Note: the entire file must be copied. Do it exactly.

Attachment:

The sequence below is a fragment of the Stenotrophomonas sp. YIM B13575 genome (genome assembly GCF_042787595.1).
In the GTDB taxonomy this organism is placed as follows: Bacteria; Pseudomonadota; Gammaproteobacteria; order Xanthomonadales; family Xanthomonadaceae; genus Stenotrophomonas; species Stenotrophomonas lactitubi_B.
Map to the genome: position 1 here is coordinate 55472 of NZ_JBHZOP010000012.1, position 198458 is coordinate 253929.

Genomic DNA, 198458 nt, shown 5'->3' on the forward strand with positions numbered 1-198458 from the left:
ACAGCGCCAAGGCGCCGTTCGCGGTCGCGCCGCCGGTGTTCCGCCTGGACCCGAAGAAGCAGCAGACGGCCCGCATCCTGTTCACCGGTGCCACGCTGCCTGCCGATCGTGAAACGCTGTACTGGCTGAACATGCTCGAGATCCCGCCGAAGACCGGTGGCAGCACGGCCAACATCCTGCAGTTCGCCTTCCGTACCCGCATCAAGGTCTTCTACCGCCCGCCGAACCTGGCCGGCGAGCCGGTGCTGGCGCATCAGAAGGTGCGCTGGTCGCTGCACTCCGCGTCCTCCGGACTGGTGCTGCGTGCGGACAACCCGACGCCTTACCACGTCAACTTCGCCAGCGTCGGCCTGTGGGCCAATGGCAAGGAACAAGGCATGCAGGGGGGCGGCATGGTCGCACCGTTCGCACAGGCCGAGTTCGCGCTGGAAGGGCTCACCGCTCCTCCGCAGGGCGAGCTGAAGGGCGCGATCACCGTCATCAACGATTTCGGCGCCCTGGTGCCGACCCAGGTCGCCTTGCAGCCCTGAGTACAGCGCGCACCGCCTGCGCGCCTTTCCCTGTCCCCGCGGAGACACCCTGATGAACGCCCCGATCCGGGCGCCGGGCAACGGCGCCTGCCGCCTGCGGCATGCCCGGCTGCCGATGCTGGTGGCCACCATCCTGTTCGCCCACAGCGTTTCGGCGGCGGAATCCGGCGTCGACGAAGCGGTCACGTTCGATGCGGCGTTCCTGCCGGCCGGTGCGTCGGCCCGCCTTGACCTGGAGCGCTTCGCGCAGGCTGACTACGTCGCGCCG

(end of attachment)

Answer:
The sequence below is a fragment of the Stenotrophomonas sp. YIM B13575 genome (genome assembly GCF_042787595.1).
In the GTDB taxonomy this organism is placed as follows: Bacteria; Pseudomonadota; Gammaproteobacteria; order Xanthomonadales; family Xanthomonadaceae; genus Stenotrophomonas; species Stenotrophomonas lactitubi_B.
Map to the genome: position 1 here is coordinate 55472 of NZ_JBHZOP010000012.1, position 198458 is coordinate 253929.

Genomic DNA, 198458 nt, shown 5'->3' on the forward strand with positions numbered 1-198458 from the left:
ACAGCGCCAAGGCGCCGTTCGCGGTCGCGCCGCCGGTGTTCCGCCTGGACCCGAAGAAGCAGCAGACGGCCCGCATCCTGTTCACCGGTGCCACGCTGCCTGCCGATCGTGAAACGCTGTACTGGCTGAACATGCTCGAGATCCCGCCGAAGACCGGTGGCAGCACGGCCAACATCCTGCAGTTCGCCTTCCGTACCCGCATCAAGGTCTTCTACCGCCCGCCGAACCTGGCCGGCGAGCCGGTGCTGGCGCATCAGAAGGTGCGCTGGTCGCTGCACTCCGCGTCCTCCGGACTGGTGCTGCGTGCGGACAACCCGACGCCTTACCACGTCAACTTCGCCAGCGTCGGCCTGTGGGCCAATGGCAAGGAACAAGGCATGCAGGGGGGCGGCATGGTCGCACCGTTCGCACAGGCCGAGTTCGCGCTGGAAGGGCTCACCGCTCCTCCGCAGGGCGAGCTGAAGGGCGCGATCACCGTCATCAACGATTTCGGCGCCCTGGTGCCGACCCAGGTCGCCTTGCAGCCCTGAGTACAGCGCGCACCGCCTGCGCGCCTTTCCCTGTCCCCGCGGAGACACCCTGATGAACGCCCCGATCCGGGCGCCGGGCAACGGCGCCTGCCGCCTGCGGCATGCCCGGCTGCCGATGCTGGTGGCCACCATCCTGTTCGCCCACAGCGTTTCGGCGGCGGAATCCGGCGTCGACGAAGCGGTCACGTTCGATGCGGCGTTCCTGCCGGCCGGTGCGTCGGCCCGCCTTGACCTGGAGCGCTTCGCGCAGGCTGACTACGTCGCGCCG